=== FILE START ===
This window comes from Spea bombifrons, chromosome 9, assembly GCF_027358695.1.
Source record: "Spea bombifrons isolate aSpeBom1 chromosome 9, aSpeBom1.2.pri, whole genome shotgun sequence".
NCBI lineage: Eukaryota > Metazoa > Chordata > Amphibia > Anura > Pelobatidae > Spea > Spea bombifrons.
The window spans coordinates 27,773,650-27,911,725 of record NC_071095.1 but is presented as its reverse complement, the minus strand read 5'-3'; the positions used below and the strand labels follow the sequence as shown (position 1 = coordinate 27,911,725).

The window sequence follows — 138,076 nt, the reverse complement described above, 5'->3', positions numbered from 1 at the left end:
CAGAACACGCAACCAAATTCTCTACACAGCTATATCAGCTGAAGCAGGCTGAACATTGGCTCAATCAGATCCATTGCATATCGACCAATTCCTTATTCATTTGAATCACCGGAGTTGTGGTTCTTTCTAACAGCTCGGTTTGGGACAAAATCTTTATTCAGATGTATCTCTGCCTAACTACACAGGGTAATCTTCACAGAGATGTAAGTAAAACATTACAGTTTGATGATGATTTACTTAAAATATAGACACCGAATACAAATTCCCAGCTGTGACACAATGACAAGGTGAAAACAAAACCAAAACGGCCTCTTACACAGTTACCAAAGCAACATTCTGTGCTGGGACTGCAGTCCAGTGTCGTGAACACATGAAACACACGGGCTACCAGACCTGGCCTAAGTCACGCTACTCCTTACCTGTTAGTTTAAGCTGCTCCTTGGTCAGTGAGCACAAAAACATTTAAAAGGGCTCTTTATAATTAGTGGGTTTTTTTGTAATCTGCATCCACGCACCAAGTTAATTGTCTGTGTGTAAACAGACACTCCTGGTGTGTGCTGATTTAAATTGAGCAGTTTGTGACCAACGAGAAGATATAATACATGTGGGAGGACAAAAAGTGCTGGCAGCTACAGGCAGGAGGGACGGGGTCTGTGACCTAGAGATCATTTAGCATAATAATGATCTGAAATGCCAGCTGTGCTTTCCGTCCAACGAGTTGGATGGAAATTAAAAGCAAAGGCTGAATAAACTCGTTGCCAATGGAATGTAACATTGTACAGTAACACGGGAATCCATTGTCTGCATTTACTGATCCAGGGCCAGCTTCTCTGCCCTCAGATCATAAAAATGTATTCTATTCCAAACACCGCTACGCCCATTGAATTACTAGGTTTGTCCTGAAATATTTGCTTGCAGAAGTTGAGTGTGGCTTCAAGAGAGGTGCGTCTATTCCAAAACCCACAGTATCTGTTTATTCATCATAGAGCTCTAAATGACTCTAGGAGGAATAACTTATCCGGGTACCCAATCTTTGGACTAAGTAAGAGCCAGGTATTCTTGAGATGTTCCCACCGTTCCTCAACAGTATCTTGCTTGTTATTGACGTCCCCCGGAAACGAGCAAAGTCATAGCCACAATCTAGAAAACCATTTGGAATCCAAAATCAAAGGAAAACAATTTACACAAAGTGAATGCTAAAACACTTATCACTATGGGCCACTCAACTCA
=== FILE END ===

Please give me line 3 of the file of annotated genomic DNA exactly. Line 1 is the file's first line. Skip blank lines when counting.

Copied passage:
NCBI lineage: Eukaryota > Metazoa > Chordata > Amphibia > Anura > Pelobatidae > Spea > Spea bombifrons.